January 16, 2019
This weekend’s Taupō Historic GP motor racing meeting at Bruce McLaren Motorsport Park will see New Zealand’s world-leading Formula 5000 Association continue the good work its members have been doing for the past year here, across the Tasman and in the United States celebrating the 50th anniversary season of their iconic stock-block V8 single-seater category.
The popular Historic GP meeting again hosts a round of the NZ-based SAS Autoparts MSC NZ F5000 Tasman Cup Revival Series with 12 of the beautifully restored and race-prepared F5000 single-seaters set to thunder round the full 3.4km International Circuit on Saturday and Sunday.
In 2018 the 50th anniversary celebrations spanned races in New Zealand and Australia with the highlight – for several of the SAS Autoparts MSC Series regulars, at least – being the 44th annual Rolex Monterey Motorsports Reunion meeting at Laguna Seca in the United States in August. Long-time series supporter, international shipping company MSC then had just two months to get the cars back here for the first of the 2018/19 SAS Autoparts MSC Series rounds at the annual ITM SuperSprint Virgin Australia Supercar Championship round at Pukekohe Park over the first weekend of November.
The link between meetings here, Australia and the United States is particularly appropriate. The Sports Car Club of America (SCCA) was the first sanctioning body to accommodate cars powered by production-based 5-litre V8 engines (known as Formula A or Formula 5000) and New Zealand was one of the first countries outside the United States to run a race for the cars.
That race, won by American Ron Grable driving the Spectre HR1, was at the now-closed Bay Park circuit at Mount Maunganui on December 28 1968 and its success prompted the Motorsport Association of New Zealand to adopt Formula 5000 as the country’s national formula in 1969.
That group and Australia’s Confederation of Australian MotorSport (CAMS) then adopted F5000 for the annual Tasman Series championship in 1970 and in its heyday – between 1970 and 1976 – Formula 5000 was the premier national single-seater formula in the United States, Australia, New Zealand and South Africa, as well as one of the main domestic single-seater categories in the UK.
More recently, the New Zealand Formula 5000 Association spearheaded what is now a truly global move to locate, restore and re-commission cars built for the various F5000 series around the world in the late 1960s and early 1970s.
77 year old Kiwi super-veteran Ken Smith MBE (1976 Lola T332) made it three wins from three starts in first round of the 2018/2019 SAS Autoparts MSC NZ F5000 Tasman Cup Revival Series race at Pukekoke in November.
Smith was pipped to the first Taupō Historic GP title in January 2017 by the narrowest of margins, however, by Englishman, Michael Lyons (McLaren M26 Ford-Cosworth) in a GP title race in which the F5000s took-on pre-1978 Formula 1 cars in a revival of the challenge races held in Europe in the 1970s.
Four-time SAS Autoparts MSC Series title holder Smith also had victory within his grasp at last year’s Historic GP meeting only for a failed gear-linkage bearing to force him to back-off the pace enough to allow Andy Higgins (Lola T332) to slip past for the win.
The Taupō Historic GP in 2019 therefore represents somewhat unfinished business for Smith whose enthusiasm for racing and racing cars shows no sign of waning even after some 60 years of near-uninterrupted racing.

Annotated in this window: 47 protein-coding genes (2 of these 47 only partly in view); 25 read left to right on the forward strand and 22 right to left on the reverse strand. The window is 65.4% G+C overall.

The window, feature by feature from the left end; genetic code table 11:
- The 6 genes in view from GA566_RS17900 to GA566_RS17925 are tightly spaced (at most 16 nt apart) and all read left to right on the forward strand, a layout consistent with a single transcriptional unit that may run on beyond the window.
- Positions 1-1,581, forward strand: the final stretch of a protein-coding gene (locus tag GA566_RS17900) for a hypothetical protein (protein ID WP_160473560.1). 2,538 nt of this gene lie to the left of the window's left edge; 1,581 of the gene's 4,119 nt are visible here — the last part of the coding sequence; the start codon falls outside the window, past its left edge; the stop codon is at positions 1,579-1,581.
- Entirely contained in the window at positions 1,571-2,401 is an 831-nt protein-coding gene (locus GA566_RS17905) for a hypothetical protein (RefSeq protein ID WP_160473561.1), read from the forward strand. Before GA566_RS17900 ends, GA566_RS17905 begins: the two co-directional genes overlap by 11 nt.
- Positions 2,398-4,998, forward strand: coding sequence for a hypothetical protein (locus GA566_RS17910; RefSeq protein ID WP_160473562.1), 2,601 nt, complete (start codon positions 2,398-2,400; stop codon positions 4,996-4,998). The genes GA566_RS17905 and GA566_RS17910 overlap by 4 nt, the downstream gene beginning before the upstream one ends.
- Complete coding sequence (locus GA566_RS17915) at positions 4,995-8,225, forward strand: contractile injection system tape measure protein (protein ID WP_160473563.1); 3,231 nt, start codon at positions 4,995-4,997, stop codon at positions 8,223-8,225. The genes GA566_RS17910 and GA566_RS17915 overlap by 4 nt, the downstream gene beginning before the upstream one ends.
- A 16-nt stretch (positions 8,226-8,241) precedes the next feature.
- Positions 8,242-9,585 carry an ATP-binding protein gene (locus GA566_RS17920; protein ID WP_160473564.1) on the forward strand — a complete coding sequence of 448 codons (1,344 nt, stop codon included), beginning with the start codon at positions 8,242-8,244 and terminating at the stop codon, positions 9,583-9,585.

Young gun Michael Collins (Leda LT27) and former series champ Brett Willis (Lola T330) shadowed Smith at Pukekohe and will be hoping to go one better this weekend.
Series regulars Glenn Richards (Lola T400), Tony Galbraith (Lola T332), Aaron Burson (McRae GM1) and 1982/1983 Formula Ford Champion Kevin Ingram, who returns to racing in his 1976 Lola T332, will also be close to the front.
The other races over the Historic GP weekend, all to be held on the 3.4km International Circuit, the only FIA Grade 2 track in the country, are for;
All-up, a field of 96 cars and drivers, 11 of them from overseas (Australia, UK, Netherlands, Sweden, Denmark, Ireland, Switzerland and France) and 40 riders will contest a total of 25 races over the two days.
Included among the overseas drivers this year are returning visitors to Taupō, Greg Thornton (UK, 1973 Chevron B24 F5000) and James Hagan (1978 Crosslé 32F Formula Ford).
Hagan shared what must surely have been a world record at the 2017 Taupō Historic GP meeting, an Irish one-two-three in the pre-1978 Formula 1 race when he beat fellow countrymen Frank Lyons (McLaren M26) and Tommy Dreelan (March 761) to the top step of the podium in his 1974 ex-James Hunt Hesketh 308 Ford-Cosworth.
Qualifying for this year’s Taupō Historic GP meeting starts at 09:30 on Saturday 19th with preliminary races for all categories from 12:30 that afternoon. The racing re-commences at 10:30 Sunday morning with the Historic GP race for Formula 5000s scheduled to start at around 3:00 p.m.
General Admission adult prices are $15.00 Saturday, $20.00 Sunday and $30.00 for a weekend pass. The souvenir programme featuring comprehensive histories of the categories racing, costs $5.00. Included in General Admission is car-parking (including to the Main Straight embankment) and access to the Pit Lane Complex First Floor Tauhara Suite and rooftop viewing areas, the pit/paddock, and all usual GA spectator areas.
Saloon Car and Sports Sedan drivers from the 1960s, ‘70s and ‘80s will be attending the race meeting to chat to spectators and autograph souvenir programmes and posters in the Tauhara Suite.
CAPTIONThe start of last year’s Taupō Historic GP race. Ken Smith #11 Lola T332 (centre) will be hoping to get his hands on the trophy for the first time next weekend at Taupō’s Bruce McLaren Motorsport Park. Photo credit: Jim Lester of TWINCAMera Photography.
Prepared by FAST COMPANY of behalf of the New Zealand Formula 5000 Association